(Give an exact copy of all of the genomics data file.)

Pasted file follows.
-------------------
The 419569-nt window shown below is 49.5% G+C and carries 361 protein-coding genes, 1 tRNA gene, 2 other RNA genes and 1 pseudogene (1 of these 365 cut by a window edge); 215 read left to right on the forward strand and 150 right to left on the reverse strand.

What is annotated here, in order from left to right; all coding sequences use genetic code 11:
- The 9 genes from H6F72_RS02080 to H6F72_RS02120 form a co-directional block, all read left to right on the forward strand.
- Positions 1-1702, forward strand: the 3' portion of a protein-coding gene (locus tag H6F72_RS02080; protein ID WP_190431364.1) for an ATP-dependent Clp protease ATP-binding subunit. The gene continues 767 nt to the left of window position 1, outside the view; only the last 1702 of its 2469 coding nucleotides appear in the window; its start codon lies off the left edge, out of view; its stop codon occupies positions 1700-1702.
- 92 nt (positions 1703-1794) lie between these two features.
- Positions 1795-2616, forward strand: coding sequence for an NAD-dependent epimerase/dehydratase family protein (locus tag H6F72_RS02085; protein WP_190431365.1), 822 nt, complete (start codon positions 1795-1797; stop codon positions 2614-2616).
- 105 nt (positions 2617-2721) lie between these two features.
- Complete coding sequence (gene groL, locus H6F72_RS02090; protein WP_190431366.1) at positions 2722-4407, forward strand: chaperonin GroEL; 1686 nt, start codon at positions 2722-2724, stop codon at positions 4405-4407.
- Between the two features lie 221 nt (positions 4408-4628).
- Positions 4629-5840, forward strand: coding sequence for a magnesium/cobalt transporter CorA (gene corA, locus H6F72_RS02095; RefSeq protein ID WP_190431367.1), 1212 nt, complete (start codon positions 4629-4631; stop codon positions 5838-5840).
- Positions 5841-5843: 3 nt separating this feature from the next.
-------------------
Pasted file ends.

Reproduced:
The 419569-nt window shown below is 49.5% G+C and carries 361 protein-coding genes, 1 tRNA gene, 2 other RNA genes and 1 pseudogene (1 of these 365 cut by a window edge); 215 read left to right on the forward strand and 150 right to left on the reverse strand.

What is annotated here, in order from left to right; all coding sequences use genetic code 11:
- The 9 genes from H6F72_RS02080 to H6F72_RS02120 form a co-directional block, all read left to right on the forward strand.
- Positions 1-1702, forward strand: the 3' portion of a protein-coding gene (locus tag H6F72_RS02080; protein ID WP_190431364.1) for an ATP-dependent Clp protease ATP-binding subunit. The gene continues 767 nt to the left of window position 1, outside the view; only the last 1702 of its 2469 coding nucleotides appear in the window; its start codon lies off the left edge, out of view; its stop codon occupies positions 1700-1702.
- 92 nt (positions 1703-1794) lie between these two features.
- Positions 1795-2616, forward strand: coding sequence for an NAD-dependent epimerase/dehydratase family protein (locus tag H6F72_RS02085; protein WP_190431365.1), 822 nt, complete (start codon positions 1795-1797; stop codon positions 2614-2616).
- 105 nt (positions 2617-2721) lie between these two features.
- Complete coding sequence (gene groL, locus H6F72_RS02090; protein WP_190431366.1) at positions 2722-4407, forward strand: chaperonin GroEL; 1686 nt, start codon at positions 2722-2724, stop codon at positions 4405-4407.
- Between the two features lie 221 nt (positions 4408-4628).
- Positions 4629-5840, forward strand: coding sequence for a magnesium/cobalt transporter CorA (gene corA, locus H6F72_RS02095; RefSeq protein ID WP_190431367.1), 1212 nt, complete (start codon positions 4629-4631; stop codon positions 5838-5840).
- Positions 5841-5843: 3 nt separating this feature from the next.